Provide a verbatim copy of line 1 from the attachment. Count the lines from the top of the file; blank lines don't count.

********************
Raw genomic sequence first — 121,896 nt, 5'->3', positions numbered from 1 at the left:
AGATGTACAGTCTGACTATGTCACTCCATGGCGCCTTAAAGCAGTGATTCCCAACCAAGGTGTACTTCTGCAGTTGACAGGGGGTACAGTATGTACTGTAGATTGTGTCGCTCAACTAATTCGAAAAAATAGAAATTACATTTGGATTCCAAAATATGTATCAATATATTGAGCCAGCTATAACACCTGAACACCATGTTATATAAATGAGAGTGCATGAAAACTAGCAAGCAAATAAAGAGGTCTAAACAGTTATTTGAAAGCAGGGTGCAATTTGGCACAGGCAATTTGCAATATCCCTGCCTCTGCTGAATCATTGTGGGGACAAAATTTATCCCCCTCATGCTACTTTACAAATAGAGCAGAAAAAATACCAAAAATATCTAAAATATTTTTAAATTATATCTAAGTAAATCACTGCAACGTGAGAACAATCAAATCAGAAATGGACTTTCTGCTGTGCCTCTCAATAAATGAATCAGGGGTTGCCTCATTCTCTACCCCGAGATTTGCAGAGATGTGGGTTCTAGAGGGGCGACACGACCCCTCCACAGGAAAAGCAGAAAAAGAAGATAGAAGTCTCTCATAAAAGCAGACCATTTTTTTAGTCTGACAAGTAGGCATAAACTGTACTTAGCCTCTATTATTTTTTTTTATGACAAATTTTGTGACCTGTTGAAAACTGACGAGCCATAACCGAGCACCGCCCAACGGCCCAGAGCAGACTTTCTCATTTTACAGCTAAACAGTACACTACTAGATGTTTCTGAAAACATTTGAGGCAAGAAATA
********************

Raw genomic sequence first — 121,896 nt, 5'->3', positions numbered from 1 at the left: